Without the help of these careful and respectful sportsmen, sportswomen, and environmental advocates, the Skeena, the health of its ecosystem, and the wild fish that call it home could be all but forgotten in many corners of the world. The majority of modern fly anglers adhere closely to widely approved catch and release practices, holding a love and reverence for the steelhead that the average or non-initiated person will simply never understand. Serious steelheaders travel to the Skeena and they do so because they love the river and the great, beautiful, wild fish that run there. They, too, have an interest in protecting the Skeena and its bounty, even if they do not, in the eyes of the law and government, call it their back yard.

What would a Skeena River system look like without traveling anglers? Who knows? But perhaps this is also what the Ministry wants; shut out the non-resident riff-raff, trust the guides and lodges to run the show, and you've got a hands-off environmental management plan.

Reasonable and effective management plans are most certainly not "hands-off," and should always strive to seek out and involve those most passionate about the resource at issue.

On the Skeena, non-residents ought to be part of the solution; leave out the non-residents, burn their money, silence their voices, and everyone loses.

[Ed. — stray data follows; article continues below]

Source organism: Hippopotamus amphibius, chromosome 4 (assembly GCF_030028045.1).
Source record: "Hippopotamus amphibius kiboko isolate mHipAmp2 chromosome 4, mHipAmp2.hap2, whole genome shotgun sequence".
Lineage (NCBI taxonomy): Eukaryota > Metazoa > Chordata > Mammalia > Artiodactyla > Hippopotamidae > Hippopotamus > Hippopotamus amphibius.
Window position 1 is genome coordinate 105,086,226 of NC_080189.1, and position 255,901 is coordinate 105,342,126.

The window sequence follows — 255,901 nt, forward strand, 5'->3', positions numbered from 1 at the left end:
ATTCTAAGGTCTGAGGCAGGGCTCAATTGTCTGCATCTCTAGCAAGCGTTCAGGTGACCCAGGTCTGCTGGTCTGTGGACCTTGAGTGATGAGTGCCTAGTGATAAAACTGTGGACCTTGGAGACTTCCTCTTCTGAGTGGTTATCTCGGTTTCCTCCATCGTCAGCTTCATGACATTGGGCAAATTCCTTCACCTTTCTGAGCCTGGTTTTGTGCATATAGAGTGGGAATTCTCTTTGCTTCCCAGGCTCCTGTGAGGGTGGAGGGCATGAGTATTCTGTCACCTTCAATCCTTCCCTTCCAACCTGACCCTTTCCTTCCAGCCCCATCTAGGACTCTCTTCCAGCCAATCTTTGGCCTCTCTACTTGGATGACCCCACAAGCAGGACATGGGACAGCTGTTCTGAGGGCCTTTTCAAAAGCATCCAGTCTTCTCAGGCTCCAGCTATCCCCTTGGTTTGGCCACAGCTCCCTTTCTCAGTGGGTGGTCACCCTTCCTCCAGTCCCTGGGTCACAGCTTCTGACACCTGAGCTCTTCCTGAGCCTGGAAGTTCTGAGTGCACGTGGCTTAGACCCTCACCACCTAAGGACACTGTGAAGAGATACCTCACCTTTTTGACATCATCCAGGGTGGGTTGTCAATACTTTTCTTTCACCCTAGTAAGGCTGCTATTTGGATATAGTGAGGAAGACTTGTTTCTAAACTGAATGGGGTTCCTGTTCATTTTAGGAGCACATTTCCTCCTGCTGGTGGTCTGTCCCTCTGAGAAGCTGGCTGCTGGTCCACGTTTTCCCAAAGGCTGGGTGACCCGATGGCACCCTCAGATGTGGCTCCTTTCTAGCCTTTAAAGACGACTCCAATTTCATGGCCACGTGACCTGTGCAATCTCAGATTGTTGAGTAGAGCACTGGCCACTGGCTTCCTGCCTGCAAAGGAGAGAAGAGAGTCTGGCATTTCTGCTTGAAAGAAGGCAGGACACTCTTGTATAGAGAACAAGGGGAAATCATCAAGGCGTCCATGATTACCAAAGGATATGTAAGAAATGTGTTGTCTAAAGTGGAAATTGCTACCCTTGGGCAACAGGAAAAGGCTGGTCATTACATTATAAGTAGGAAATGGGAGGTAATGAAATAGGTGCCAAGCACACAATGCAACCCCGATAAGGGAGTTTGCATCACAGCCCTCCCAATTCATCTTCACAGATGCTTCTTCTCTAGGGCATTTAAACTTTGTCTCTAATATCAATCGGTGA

To read and sign the petition to stop the Skeena Angling Management Plan, visit: www.opposeskeenaamp.com

Evan LeBon is a regular contributor to beyondthebug.com


Fly Pattern: Wylie Haggerty's Grab Bag Atlantic Salmon Fly

"Man it's gnarly. But, Wylie, why do you call it the Grab Bag?" That's precisely what I asked after a good friend and fishing buddy, Wylie Haggerty, gave me a look at a new fly he'd been working on from his fly tying desk in northern New Jersey.

His response:
"I call that pattern the grab bag because I take a few techniques used in some of my favorite flies, and mix them up."

This fly uses the diamond wrap threading technique (more on this in another post), special dubbing (polar bear) picked out for the hackle, teal collar, the classic jungle cock eyes used in Atlantic salmon flies, and the late-October Salmon River hot color combo of black and orange.

Wylie's Grab Bag is a fantastic illustration of how modern fly tyers are similar to jazz musicians when they develop new fly patterns. Borrowing a bit from something here, mixing elements, and using the language of the past to push the craft forward -- that's it.

Wylie's Grab Bag >>

Hook >> Partridge salmon iron, size 6/0 - 2/0
Thread >> Floss wrapped with diamond technique, burnt orange color
Dubbing >> Polar bear dubbing, black color, heavily teased
Collar 1 >> Teal flank feather, blood red color
Collar 2 >> Schlappen feather, black color
Eye >> Jungle cock nail feathers, matched to hook size

Evan LeBon is a regular contributor to beyondthebug.com

photos and fly courtesy of Wylie Haggerty